Spinhelix rendering.
Courtesy of IBM Research – Zurich
The reason for the synchronous spin motion is a carefully engineered spin-orbit interaction, a physical mechanism that couples the spin with the motion of the electron.

The semiconductor material called gallium arsenide (GaAs) was produced by scientists at ETH Zurich who are known as world-experts in growing ultra-clean and atomically precise semiconductor structures.

GaAs is a III/V semiconductor commonly used in the manufacture of devices such as integrated circuits, infrared light-emitting diodes and highly efficient solar cells.

Spinhelix rendering.
Courtesy of IBM Research – Zurich
Transferring spin electronics from the laboratory to the market still remains a major challenge.

Spintronics research takes place at very low temperatures at which electron spins interact minimally with the environment. In the case of this particular research IBM scientists worked at 40 Kelvin (-233 C, -387 F).

FIG. 1: Direct mapping of the persistent spin helix formation.
a, Diffusive expansion of a local spin excitation (top), where the spin polarization evolves into a PSH mode (bottom). The arrows and the colors indicate the direction of S and the magnitude of Sz respectively.
b, Schematic of time-resolved Kerr rotation microscopy (see methods) and profile of conduction-band energy of the 12-nm-wide GaAs/AlGaAs QW sample investigated.
c, Experimental observation of the PSH. Spatial maps of Sz(x,y) are shown for three different times t.
Courtesy of Nature Physics / IBM Research – Zurich
This work was financially supported by the Swiss National Science Foundation through National Center of Competence in Research (NCCR) Nanoscale Sciences and NCCR Quantum Science and Technology.

FIG. 2: Helical spin modes and the PSH.
a, The spins of the two helical spin modes ω+ and ω− rotate with opposite helicity as the electron moves along y. The Sz(y) of the two modes is the same.
b, Spins precess about an external magnetic field Bx such that the ω+ mode is shifted towards −y if Bx < 0 is applied.
c, d, Maps of Sz(y,t) show the time evolution of the PSH for Bx = 0 (c) and Bx = −1T (d). Sz(y) oscillates in both cases, but for Bx = −1T, the position of constant phase, y0, is shifted with t (marked by the dashed line).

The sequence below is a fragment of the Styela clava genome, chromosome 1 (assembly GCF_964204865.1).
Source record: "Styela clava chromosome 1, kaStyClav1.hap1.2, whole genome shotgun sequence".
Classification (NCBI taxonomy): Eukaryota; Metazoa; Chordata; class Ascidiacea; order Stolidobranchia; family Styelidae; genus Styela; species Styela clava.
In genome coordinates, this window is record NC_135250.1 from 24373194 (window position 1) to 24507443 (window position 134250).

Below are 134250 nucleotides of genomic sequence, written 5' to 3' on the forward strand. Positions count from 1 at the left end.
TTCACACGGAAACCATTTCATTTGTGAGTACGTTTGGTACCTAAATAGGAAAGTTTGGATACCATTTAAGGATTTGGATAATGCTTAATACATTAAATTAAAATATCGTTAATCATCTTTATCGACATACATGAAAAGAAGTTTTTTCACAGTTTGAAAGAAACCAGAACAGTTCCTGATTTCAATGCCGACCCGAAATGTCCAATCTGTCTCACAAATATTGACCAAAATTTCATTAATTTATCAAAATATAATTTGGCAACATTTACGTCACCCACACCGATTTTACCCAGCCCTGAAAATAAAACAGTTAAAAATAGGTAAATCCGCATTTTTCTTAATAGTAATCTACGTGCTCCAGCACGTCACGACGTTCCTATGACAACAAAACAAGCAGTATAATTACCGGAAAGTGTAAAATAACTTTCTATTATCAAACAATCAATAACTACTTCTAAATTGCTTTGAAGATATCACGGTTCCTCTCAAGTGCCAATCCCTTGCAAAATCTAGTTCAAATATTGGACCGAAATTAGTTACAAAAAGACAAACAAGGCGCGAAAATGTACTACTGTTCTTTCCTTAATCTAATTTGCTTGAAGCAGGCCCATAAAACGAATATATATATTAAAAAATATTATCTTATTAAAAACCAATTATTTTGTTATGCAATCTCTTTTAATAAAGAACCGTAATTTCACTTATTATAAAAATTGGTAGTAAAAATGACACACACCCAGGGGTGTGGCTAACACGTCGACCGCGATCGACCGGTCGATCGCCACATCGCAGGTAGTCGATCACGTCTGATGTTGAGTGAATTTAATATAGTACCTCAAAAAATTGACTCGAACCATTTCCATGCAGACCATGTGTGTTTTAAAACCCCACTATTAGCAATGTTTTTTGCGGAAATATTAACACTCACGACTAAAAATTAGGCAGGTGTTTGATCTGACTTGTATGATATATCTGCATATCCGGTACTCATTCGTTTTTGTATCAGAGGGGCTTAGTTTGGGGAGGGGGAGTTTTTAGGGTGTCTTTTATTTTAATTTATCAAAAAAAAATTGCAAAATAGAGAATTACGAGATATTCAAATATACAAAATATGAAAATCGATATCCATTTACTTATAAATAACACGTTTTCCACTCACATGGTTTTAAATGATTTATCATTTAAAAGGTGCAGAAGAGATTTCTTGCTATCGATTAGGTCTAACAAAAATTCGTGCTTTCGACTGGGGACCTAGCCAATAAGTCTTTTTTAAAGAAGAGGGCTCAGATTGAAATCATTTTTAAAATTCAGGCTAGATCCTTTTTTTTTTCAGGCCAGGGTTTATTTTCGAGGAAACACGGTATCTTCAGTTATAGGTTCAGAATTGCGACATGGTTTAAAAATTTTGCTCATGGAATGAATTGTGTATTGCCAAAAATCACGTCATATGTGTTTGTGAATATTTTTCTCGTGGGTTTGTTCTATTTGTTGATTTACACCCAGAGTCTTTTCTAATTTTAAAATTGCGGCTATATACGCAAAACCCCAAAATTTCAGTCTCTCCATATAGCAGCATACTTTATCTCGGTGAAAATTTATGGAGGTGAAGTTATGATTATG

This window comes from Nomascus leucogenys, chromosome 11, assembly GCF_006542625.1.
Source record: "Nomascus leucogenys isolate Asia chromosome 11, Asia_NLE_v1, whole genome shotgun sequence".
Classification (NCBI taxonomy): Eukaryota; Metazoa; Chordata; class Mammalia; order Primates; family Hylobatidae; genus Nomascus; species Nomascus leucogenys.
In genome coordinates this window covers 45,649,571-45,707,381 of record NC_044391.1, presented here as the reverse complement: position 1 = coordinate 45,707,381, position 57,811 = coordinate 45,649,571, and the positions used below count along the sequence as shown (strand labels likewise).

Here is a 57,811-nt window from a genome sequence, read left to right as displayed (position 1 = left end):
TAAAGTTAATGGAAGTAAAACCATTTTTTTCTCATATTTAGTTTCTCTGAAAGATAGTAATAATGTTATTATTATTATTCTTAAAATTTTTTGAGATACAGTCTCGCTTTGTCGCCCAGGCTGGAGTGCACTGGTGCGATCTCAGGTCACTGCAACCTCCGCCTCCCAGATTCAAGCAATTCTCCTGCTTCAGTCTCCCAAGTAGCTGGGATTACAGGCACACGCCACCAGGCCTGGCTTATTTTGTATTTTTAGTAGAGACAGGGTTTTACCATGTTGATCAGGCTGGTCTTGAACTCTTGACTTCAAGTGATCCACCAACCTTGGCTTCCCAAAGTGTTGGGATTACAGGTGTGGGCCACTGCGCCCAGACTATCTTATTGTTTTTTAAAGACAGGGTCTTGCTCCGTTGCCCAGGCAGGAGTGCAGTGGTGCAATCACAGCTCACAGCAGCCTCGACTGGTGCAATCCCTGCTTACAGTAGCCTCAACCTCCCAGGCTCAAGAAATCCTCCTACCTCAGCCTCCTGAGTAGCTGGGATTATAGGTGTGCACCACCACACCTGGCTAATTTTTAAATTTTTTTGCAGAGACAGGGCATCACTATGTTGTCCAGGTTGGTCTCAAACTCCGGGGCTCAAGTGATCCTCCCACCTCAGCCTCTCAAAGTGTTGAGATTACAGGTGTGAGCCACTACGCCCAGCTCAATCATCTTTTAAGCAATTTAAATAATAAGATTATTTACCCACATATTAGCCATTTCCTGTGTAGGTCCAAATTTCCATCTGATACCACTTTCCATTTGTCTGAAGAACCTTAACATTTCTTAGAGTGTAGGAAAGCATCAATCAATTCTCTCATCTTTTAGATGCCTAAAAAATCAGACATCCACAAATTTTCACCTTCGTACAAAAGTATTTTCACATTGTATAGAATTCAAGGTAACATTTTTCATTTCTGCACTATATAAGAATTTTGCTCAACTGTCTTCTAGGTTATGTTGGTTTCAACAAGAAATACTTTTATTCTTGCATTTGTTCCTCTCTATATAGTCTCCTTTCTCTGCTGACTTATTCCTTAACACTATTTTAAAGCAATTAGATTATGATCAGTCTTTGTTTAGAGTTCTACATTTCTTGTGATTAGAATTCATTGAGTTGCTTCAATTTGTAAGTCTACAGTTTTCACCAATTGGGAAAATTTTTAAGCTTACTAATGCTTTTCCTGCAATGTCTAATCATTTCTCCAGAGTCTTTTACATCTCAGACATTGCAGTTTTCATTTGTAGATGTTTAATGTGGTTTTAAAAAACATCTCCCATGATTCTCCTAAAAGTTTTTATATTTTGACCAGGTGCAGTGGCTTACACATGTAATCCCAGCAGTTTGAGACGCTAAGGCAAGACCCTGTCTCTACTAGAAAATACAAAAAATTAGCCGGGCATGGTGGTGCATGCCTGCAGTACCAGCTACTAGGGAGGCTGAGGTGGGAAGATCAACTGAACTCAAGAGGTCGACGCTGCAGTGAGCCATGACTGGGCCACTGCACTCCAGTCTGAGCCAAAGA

Courtesy of Nature Physics / IBM Research – Zurich
The scientific paper entitled "Direct mapping of the formation of a persistent spin helix" by M.P. Walser, C. Reichl, W. Wegscheider and G. Salis was published online in Nature Physics, DOI 10.1038/NPHYS2383 (12 August 2012).

Contacts information

Michael Loughran
IBM Media Relations, Research

1 (914) 945-1613

ETH Zurich
Media Relations

+41 44 632 41 41

Christopher P. Sciacca
IBM Media Relations, Research (Europe)
+41 44 72 48 443

Source: IBM


FIG. 3: Spin diffusion and SOI characterization.
a, Normalized line scans Sz(y) for various t. The experimental data (symbols) are fit to A exp(−y2/4w2) × cos 2π(y − y0)/λSO (solid lines). The parabola follows ±2√Dst.
b, Symbols: Amplitude A and squared width w2 of the Gaussian envelope. Solid lines: fits to (t − t0)−1 exp(−t/τs) and Dst, respectively. Error bars: Uncertainty of w2 in a single fit.
c, Shift y0 of the spatial oscillation for −1, 0 and 1T.
d, Symbols: PSH period λSO for 0 and 1 T. Solid line: smoothed data at 1 T. (+) and (×): fits to data at three- and nine-fold lower pump intensities.
Courtesy of Nature Physics / IBM Research – Zurich

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FIG. 5: Interplay of the PSH with an external magnetic field.
a, Experimentally measured and numerically simulated maps of Sz(y,t) for By = −1T. The formation of a helical spin mode is challenged by simultaneous spin precession about By.
b, Maps of Sz(x,t) recorded at By = −1 and −2 T show the spin precession about By as well as an asymmetry of the precession phase with ±x (dashed lines), which is attributed to a slight detuning from the SU(2) symmetry point.
Courtesy of Nature Physics / IBM Research – Zurich

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FIG 6: Detuning from the PSH regime.
a, Left: Maps of Sz(y,t) for By = −0.375T. The PSH is still visible, but the spin lifetime has decreased to a few 100ps. Right: Maps of Sz(y,t) for By = −2 T. Instead of the formation of a PSH, a spin precession about By is seen.
b, Time traces Sz(t) exhibit no spin precession for |By| ≤ 0.375mT, and τs decreases rapidly with |By|.
c, Precession frequency ν and spin lifetime τs versus By. Open symbols: Experimental data. Filled symbols: Numerical simulation.
Courtesy of Nature Physics / IBM Research – Zurich